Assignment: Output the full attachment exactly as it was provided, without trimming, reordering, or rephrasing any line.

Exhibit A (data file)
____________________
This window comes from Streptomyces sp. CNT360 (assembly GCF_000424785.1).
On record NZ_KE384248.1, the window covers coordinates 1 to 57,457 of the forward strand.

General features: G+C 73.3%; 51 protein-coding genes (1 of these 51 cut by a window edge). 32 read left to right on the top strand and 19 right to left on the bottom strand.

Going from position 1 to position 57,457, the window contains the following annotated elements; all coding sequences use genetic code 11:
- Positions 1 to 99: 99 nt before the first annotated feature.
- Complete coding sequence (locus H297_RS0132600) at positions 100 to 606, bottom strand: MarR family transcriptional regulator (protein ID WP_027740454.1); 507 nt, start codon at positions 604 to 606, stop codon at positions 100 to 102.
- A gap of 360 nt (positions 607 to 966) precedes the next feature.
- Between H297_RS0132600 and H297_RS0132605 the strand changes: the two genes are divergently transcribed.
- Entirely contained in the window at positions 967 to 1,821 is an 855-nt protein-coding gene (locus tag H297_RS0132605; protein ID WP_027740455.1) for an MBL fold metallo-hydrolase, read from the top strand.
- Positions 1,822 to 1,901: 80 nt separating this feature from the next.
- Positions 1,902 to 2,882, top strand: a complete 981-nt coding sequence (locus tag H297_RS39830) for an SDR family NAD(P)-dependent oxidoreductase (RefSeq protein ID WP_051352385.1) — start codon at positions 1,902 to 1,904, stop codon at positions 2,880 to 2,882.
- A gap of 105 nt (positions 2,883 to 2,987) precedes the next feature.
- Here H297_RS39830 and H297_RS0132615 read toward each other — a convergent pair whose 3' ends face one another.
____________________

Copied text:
This window comes from Streptomyces sp. CNT360 (assembly GCF_000424785.1).
On record NZ_KE384248.1, the window covers coordinates 1 to 57,457 of the forward strand.

General features: G+C 73.3%; 51 protein-coding genes (1 of these 51 cut by a window edge). 32 read left to right on the top strand and 19 right to left on the bottom strand.

Going from position 1 to position 57,457, the window contains the following annotated elements; all coding sequences use genetic code 11:
- Positions 1 to 99: 99 nt before the first annotated feature.
- Complete coding sequence (locus H297_RS0132600) at positions 100 to 606, bottom strand: MarR family transcriptional regulator (protein ID WP_027740454.1); 507 nt, start codon at positions 604 to 606, stop codon at positions 100 to 102.
- A gap of 360 nt (positions 607 to 966) precedes the next feature.
- Between H297_RS0132600 and H297_RS0132605 the strand changes: the two genes are divergently transcribed.
- Entirely contained in the window at positions 967 to 1,821 is an 855-nt protein-coding gene (locus tag H297_RS0132605; protein ID WP_027740455.1) for an MBL fold metallo-hydrolase, read from the top strand.
- Positions 1,822 to 1,901: 80 nt separating this feature from the next.
- Positions 1,902 to 2,882, top strand: a complete 981-nt coding sequence (locus tag H297_RS39830) for an SDR family NAD(P)-dependent oxidoreductase (RefSeq protein ID WP_051352385.1) — start codon at positions 1,902 to 1,904, stop codon at positions 2,880 to 2,882.
- A gap of 105 nt (positions 2,883 to 2,987) precedes the next feature.
- Here H297_RS39830 and H297_RS0132615 read toward each other — a convergent pair whose 3' ends face one another.